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Volcanoes on Mars exploded in ‘super eruptions’ that blotted out the sun

Mars is home to the solar system’s largest volcano, Olympus Mons, and volcanic activity has had a profound impact on shaping the planet into the state it is in today. Now, new evidence shows that volcanic eruptions on ancient Mars were incredibly dramatic, with thousands of “super eruptions” throwing huge quantities of dust and gases into the air and blocking out the sun.

Thousands of Ancient Super Eruptions on Mars, Scientists Confirm

Starting around 4 billion years ago, volcanic activity on Mars crescendoed into a period of around 500 million years when super eruptions spewed water vapor, carbon dioxide, and toxic sulfur dioxide into the atmosphere. These eruptions spread a thick blanket of ash for thousands of miles around the volcanoes, and according to NASA, they threw out the equivalent of 400 million Olympic-size swimming pools of molten rock and gas.

This image shows several craters in Arabia Terra that are filled with layered rock, often exposed in rounded mounds. The bright layers are roughly the same thickness, giving a stair-step appearance.
This image shows several craters in Arabia Terra that are filled with layered rock, often exposed in rounded mounds. The bright layers are roughly the same thickness, giving a stair-step appearance. The process that formed these sedimentary rocks is not yet well understood. They could have formed from sand or volcanic ash that was blown into the crater, or in water if the crater hosted a lake. The image was taken by a camera, the High Resolution Imaging Experiment, on NASA’s Mars Reconnaissance Orbiter. NASA/JPL-Caltech/University of Arizona

There was so much of this activity that it changed the entire planet’s climate, according to the study’s lead author Patrick Whelley, a geologist at NASA’s Goddard Space Flight Center. “Each one of these eruptions would have had a significant climate impact — maybe the released gas made the atmosphere thicker or blocked the sun and made the atmosphere colder,” Whelley said in a statement. “Modelers of the martian climate will have some work to do to try to understand the impact of the volcanoes.”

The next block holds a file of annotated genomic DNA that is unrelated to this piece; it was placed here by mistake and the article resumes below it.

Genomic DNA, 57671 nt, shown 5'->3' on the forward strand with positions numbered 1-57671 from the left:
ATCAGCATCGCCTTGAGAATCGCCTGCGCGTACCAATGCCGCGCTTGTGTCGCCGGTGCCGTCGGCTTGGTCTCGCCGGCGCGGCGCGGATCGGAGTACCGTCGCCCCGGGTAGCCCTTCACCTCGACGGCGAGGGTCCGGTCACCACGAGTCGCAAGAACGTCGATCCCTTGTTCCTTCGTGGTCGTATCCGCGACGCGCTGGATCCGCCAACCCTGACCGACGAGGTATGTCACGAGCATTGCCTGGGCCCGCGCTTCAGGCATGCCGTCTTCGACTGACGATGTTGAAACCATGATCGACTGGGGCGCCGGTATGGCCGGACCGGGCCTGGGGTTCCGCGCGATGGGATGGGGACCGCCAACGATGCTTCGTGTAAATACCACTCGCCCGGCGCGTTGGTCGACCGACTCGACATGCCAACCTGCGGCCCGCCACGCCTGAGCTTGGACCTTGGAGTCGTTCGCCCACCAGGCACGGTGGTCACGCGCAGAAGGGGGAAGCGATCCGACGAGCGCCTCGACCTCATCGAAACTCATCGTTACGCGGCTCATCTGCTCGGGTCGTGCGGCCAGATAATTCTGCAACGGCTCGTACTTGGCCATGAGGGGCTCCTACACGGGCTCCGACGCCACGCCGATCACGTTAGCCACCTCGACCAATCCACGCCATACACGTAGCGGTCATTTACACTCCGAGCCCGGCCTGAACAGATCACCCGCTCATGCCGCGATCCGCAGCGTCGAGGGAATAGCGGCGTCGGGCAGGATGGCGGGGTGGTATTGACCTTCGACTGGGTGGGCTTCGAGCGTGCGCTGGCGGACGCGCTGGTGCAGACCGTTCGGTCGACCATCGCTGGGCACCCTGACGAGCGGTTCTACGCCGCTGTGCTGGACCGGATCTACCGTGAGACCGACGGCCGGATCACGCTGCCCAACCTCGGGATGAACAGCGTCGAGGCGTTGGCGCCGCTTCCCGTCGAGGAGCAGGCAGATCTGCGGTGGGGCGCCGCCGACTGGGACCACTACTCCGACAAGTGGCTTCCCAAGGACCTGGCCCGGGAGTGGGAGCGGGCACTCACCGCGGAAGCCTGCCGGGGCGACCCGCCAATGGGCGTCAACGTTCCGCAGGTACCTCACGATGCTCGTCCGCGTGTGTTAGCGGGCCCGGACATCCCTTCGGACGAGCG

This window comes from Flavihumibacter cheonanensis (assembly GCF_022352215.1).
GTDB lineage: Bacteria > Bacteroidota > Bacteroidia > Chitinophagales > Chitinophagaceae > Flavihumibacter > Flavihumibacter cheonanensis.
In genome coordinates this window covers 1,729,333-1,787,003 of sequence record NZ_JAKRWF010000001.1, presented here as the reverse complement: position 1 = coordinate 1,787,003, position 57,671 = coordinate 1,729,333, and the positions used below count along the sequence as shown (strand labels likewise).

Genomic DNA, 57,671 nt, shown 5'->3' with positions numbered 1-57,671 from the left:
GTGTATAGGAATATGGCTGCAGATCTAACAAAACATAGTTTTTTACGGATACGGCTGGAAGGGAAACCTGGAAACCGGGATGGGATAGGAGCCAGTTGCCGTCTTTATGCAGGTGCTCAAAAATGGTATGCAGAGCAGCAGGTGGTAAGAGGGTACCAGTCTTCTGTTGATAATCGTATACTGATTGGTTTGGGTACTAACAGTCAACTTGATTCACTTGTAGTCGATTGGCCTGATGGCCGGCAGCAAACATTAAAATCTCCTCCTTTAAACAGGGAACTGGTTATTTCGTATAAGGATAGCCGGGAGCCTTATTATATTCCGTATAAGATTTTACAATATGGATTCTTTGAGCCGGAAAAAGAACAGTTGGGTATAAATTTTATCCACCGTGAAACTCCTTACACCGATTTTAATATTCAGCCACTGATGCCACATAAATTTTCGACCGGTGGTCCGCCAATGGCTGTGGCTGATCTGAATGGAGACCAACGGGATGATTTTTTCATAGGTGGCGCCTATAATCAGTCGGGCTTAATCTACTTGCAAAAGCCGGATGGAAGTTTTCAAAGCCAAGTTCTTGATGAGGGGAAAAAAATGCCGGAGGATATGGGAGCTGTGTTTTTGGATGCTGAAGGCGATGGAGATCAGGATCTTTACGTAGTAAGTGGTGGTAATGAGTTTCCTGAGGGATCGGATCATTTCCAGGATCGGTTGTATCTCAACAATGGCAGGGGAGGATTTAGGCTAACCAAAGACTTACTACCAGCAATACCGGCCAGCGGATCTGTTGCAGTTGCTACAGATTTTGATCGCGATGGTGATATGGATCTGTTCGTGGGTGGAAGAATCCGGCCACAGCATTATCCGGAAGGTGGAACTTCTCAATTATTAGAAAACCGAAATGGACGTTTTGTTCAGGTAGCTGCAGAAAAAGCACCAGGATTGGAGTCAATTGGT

Whelley and his colleagues were investigating vast basins in the martian surface which were originally thought to be from asteroid impacts. But more recently, researchers realized that the craters could actually be the sites of ancient volcanoes which had collapsed in on themselves.

“We read that paper and were interested in following up, but instead of looking for volcanoes themselves, we looked for the ash, because you can’t hide that evidence,” Whelley said.

They investigated an area called Arabia Terra and looked for the way volcanic minerals were distributed across the surface using the Mars Reconnaissance Orbiter’s Compact Reconnaissance Imaging Spectrometer for Mars instrument. They found these volcanic minerals even thousands of miles from the craters and used 3D topographical maps to see that the ash had been laid down in consistent layers, suggesting it was deposited around the same time. Not only that, but the layers were so thick that the ash must have been created from thousands of super eruptions.

Currently, the Arabia Terra region is the only place on Mars with evidence of these huge explosive volcanic eruptions has been found, making this a special place on the planet.

“People are going to read our paper and go, ‘How? How could Mars do that? How can such a tiny planet melt enough rock to power thousands of super eruptions in one location?’” co-author Jacob Richardson said. “I hope these questions bring about a lot of other research.”

The research is published in the journal Geophysical Research Letters.

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Georgina Torbet
Georgina is the Digital Trends space writer, covering human space exploration, planetary science, and cosmology. She…
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